Multivibrators [Practical do-it-yourself IC projects]


Fig. 1. Typical circuit for stepping down an ac voltage via a transformer and rectifying it to produce a lower dc output.

Where a semiconductor circuit operating on low voltage dc is powered from the mains supply via a step-down transformer, volt age regulation is highly desirable in many circuits in order to en sure constant dc supply voltage. This can be provided by using zener diodes in associated circuitry. Exactly the same function can be performed by a single IC. A particular advantage is that such an IC can also incorporate internal overload and short-circuit protection which would call for numerous extra components in a circuit using discrete components.

Fig. 2. TBA435 integrated circuit is enclosed in a TO-39 metal can shape and looks like a transistor because it only has three leads.

A typical circuit is shown in Fig. 1, giving a rectified, positive dc voltage output from the center tapped secondary of the trans former. The same components can be used in mirror-image configuration to give a negative output voltage from the center tap (in which case the polarity of the two electrolytic capacitors must be reversed).

Fig. 3. Adjustable output voltage regulator circuit. The potential divider formed by R1 and R2 following the IC enables the output voltage to be adjusted via R2; otherwise the circuit is the same as Fig. 1. Alternatively this circuit can be applied to a dc input: Note. Other IC voltage regulators can be used and/or different input voltages, in which case different values of R1 and R2 may apply. As a general rule R2 needs to be about one-third to one-half the value of R1.

Vout = R2 / R1 + 1G R2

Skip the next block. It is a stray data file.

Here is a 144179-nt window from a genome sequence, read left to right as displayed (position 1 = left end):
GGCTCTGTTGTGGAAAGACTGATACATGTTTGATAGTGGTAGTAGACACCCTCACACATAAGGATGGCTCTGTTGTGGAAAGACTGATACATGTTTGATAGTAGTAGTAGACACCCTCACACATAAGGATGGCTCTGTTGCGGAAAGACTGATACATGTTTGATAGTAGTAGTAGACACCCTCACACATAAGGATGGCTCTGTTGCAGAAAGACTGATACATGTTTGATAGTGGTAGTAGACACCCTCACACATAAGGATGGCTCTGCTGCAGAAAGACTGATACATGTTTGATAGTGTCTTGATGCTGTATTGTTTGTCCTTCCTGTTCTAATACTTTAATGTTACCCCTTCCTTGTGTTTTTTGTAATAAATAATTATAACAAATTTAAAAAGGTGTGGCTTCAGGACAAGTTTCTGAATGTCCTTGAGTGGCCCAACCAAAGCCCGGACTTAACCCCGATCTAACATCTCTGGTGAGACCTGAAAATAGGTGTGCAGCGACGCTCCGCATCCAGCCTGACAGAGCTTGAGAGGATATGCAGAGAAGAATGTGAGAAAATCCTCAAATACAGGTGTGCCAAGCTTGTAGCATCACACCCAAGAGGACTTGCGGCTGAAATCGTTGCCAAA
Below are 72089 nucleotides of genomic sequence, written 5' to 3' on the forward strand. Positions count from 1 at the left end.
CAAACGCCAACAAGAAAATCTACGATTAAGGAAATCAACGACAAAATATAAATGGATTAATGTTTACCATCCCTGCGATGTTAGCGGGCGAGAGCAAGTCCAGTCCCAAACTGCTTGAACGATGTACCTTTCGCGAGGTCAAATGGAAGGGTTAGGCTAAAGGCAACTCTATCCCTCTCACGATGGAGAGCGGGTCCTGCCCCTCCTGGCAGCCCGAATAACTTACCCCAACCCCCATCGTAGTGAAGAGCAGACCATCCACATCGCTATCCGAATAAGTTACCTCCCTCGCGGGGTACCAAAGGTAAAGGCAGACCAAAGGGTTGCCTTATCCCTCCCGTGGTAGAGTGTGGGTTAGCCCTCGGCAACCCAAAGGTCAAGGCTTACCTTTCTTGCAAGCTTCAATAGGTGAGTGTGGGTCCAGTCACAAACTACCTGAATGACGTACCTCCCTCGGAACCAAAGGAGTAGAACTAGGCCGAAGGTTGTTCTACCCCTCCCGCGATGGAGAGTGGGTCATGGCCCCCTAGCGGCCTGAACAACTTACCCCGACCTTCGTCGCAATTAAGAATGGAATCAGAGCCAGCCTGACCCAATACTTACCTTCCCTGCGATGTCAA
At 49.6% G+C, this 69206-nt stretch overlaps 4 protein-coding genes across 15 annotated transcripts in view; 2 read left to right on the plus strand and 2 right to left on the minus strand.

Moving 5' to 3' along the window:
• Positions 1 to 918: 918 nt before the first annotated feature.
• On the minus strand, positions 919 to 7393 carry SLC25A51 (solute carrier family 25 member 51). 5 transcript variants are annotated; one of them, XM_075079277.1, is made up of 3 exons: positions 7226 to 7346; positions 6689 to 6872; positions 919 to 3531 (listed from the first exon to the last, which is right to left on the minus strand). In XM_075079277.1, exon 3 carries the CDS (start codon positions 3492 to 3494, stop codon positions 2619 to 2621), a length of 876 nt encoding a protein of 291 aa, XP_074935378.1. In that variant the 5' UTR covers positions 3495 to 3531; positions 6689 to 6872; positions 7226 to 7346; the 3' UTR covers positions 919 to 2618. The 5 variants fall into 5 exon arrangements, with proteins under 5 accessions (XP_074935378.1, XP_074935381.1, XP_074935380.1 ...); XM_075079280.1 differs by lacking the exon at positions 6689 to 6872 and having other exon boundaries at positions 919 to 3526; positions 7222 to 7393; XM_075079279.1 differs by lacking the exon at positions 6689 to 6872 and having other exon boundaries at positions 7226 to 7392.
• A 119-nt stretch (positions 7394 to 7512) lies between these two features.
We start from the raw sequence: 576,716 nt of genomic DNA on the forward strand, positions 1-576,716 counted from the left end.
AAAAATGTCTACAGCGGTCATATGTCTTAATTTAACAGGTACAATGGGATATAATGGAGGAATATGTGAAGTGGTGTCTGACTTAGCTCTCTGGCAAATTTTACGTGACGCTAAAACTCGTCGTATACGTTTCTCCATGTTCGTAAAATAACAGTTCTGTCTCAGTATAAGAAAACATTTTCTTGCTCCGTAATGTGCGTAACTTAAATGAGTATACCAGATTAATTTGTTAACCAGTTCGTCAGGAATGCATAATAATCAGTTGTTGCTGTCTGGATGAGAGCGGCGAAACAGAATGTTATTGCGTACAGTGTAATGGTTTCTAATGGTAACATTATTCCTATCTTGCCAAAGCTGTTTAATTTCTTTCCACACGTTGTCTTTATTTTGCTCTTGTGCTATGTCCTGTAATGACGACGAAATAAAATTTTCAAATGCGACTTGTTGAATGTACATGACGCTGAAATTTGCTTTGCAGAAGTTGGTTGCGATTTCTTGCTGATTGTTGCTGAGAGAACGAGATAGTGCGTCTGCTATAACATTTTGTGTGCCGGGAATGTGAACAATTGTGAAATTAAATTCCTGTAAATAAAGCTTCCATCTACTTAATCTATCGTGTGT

Component values for this circuit with an input voltage of 18 volts are given in the figure.

Fig. 4. Voltage regulator using the CA3097E integrated circuit array. This provides 9.5 to 15 volts regulated output from a 20 volts dc input, the actual output voltage being determined by the setting of R3.

Performance characteristics of a family of ICs designed as volt age regulators are given in Fig. 2. They are quite small devices in a TO-39 metal case with three leads-input, output and earth.

The earth or ground lead is internally connected to the case.

A circuit similar to that in Fig. 1, which uses the TBA435 chip is shown in Fig. 3.

There are numerous other simple voltage regulators which can be built from integrated circuit arrays (see Section 2) simply by "tapping" the appropriate leads to connect the individual components required into the complete circuit. An example is shown in Fig. 4, which is a regulator to provide an adjustable constant volt age dc output from an unregulated (and thus possibly variable) 20 volt dc input. It uses the transistors, diode and zener diode contained in the CA 3097E chip with a potentiometer and external resistor to complete the circuit. The actual output voltage can be adjusted from 9.5 to 15 volts by the setting of the potentiometer, with an output current ranging up to 40 mA, depending on the value of the output load.

Other simple voltage regulators can be based on op-amps.

A basic circuit is shown in Fig. 5. The reference voltage is set by the zener diode, the value of R1 being chosen to provide optimum zener current for the input voltage concerned.

The (regulated) output voltage is determined by the reference voltage (V ref) and the values of R2 and R3:

VOUT = V ref (R2 + R3 / R3 )

A circuit which provides a small difference between volts in and volts out is shown in Fig. 6. Using a PNP transistor it needs only about 1 volt to saturate the transistor, while adequate current is available for the regulating circuit using an NPN transistor.

Fig. 6. Voltage regulator circuit incorporating a PNP transistor which gives a difference between VIN and VOUT of about 1 volt (i.e., the voltage necessary to saturate the transistor).

Fig. 7. This circuit gives a regulated split supply from any input voltage from 5 to 36 volts.

The same circuit would need about 4 volts difference between input and output to maintain regulation.

With the circuit shown in Fig. 8-6, VOUT = 1.6 (R1 + R2) R1

Another very useful circuit is shown in Fig. 7, which provides a split supply from a single battery source. In other words it halves the input voltage while also producing a good degree of regulation of the two (plus and minus) voltage outputs. None of the component values is critical but R1 and R2 should be of close-tolerance type of equal value. Input voltage can range from 6 to 36 volts, when one half of the input voltage will appear between output + and 0, and the other between 0 and output - .

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